We were truly blessed that our parents made the decision to move back to Texas from our journey of living in Portland, Oregon for eight years. That was their first adventure into buying and learning to manage & operate their own business. It included each of us, but it was fun, hard and manageable.
We had wonderful employees---know they must have gotten awfully tired and frustrated having to "put up" with the Kirk kids. We truly did love and appreciate everyone of them. We had the best customers which included lots of families whom we still cherish in our memories. Daddy & Mother always remembered that the people in Levelland had welcomed them with loving kindness when they needed it most. It made a tremendous impression on us as a family. Our parents really did like and love all of the kids who came to Kirk's.
We were blessed that, as kids growing up in our circumstances, we did meet so many new friends from Levelland and all of the surrounding towns. We even had customers coming to eat with us from Lubbock. Sharon and I also car hopped to make our own spending money. We were paid 50-cents per hour plus our tips. I just knew I would be "rich " someday. Maybe I should have kept it up. It was fun, and we learned a lot of good things that have stayed with us. It was a great life. We thank our parents for knowing that we needed to learn good work ethics. I pray we have taught our families those same values---regarding friendships, loyalties, spiritual values and the importance of loving and working together. God is so good!!!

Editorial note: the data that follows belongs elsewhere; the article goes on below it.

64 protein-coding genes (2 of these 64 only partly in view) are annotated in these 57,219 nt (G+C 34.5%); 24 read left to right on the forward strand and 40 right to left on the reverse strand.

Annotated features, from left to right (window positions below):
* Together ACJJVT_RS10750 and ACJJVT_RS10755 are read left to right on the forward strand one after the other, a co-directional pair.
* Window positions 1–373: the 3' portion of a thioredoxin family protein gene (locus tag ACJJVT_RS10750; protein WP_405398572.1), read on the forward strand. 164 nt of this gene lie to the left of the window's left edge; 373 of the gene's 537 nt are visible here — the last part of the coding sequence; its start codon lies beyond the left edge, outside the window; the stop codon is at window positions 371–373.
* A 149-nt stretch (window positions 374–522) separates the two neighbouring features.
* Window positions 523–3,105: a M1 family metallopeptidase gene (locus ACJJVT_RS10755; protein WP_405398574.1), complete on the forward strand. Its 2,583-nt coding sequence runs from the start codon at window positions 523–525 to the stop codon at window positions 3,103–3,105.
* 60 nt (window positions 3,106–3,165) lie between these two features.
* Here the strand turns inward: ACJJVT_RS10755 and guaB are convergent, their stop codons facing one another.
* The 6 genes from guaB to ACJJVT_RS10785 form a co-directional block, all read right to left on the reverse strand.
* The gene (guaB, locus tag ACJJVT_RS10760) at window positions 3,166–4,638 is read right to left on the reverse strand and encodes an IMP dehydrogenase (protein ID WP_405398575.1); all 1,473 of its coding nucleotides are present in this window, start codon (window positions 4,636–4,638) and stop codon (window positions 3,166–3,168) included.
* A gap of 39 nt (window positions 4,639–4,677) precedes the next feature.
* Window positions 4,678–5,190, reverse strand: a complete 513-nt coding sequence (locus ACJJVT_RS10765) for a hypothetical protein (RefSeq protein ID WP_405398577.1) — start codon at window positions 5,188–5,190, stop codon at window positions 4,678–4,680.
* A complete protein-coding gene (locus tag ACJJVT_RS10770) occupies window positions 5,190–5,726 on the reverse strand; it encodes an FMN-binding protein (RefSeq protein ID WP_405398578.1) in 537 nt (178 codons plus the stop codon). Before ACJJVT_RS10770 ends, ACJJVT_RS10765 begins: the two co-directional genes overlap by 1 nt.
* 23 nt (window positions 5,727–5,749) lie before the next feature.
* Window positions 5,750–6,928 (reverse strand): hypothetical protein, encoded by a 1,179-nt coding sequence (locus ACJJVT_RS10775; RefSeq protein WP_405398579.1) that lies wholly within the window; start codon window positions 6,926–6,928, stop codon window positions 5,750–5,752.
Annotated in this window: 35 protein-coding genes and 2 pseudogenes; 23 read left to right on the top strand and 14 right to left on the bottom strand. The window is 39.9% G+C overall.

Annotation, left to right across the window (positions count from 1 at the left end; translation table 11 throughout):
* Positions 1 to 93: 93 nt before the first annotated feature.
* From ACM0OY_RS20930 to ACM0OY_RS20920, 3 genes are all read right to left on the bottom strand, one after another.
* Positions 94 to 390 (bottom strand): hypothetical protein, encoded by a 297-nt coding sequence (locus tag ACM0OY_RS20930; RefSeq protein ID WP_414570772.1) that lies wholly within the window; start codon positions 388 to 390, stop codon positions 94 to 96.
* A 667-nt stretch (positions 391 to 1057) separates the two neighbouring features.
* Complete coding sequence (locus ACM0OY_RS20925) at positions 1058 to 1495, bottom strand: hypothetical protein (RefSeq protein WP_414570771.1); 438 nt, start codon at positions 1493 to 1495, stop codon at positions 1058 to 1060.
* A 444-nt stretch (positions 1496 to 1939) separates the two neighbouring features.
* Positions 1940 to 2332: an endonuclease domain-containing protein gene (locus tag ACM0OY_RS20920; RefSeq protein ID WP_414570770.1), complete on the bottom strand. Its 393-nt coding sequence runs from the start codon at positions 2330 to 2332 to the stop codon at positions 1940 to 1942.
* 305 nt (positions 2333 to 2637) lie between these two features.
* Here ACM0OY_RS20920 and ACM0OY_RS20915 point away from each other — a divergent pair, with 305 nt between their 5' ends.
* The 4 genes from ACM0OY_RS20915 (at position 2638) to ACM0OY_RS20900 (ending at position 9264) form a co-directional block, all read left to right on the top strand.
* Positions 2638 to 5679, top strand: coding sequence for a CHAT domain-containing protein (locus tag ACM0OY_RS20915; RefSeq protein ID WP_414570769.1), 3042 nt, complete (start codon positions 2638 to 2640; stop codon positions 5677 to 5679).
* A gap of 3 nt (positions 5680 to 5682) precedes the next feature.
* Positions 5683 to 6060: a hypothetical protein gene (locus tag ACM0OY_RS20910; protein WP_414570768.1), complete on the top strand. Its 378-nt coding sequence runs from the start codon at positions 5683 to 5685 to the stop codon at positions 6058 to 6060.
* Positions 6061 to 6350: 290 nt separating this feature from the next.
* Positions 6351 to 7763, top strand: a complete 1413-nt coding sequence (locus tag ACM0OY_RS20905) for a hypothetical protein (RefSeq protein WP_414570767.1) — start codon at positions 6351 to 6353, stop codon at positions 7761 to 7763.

Would like to include that we had sooo many classmates that we have all stayed in touch with over the years. We have enjoyed many reunions with classes starting as far back as the groups in 1948 thru 1960's. We continue to get together with many of our former classmates & their spouses. It is surprising that one can truly love so many different personalities. Guess the song "True Love" applies to all of us. I think of so many old friends even today.
I met Guy Rush, my husband, at Kirk's. Dated him twice and decided he was too old for me. He had graduated in 1950 (age 16). In 1950 I was only 14 way too young, so we did not date again until the summer of 1953. We just recently celebrated our 59th wedding anniversary. We have two wonderful daughters and our great son-in-law. They gave us our ready-blessed grandchildren & one extra special great-granddaughter.
After the drive-in, Daddy & Mother built Kirk's Resturant on Avenue H. Timing was not in their favor; most customers felt more comfortable going to Lubbock, so it was a hard process getting a new clientele. Daddy was injured in a plane crash that kept him incapacitated. Mother continued running the business, but eventually had to close it permanently.
When Daddy was able to work again he tried selling insurance, but decided he had been "his own boss" too long to work for someone else. That was when they made the decision to build their first Dairy Queen store in Seminole, TX; that was probably in 1959.
I believe our parents (Kirk's) were in the food business operations from 1949 to 1982. At one-time they had, I believe, 35 DQ's.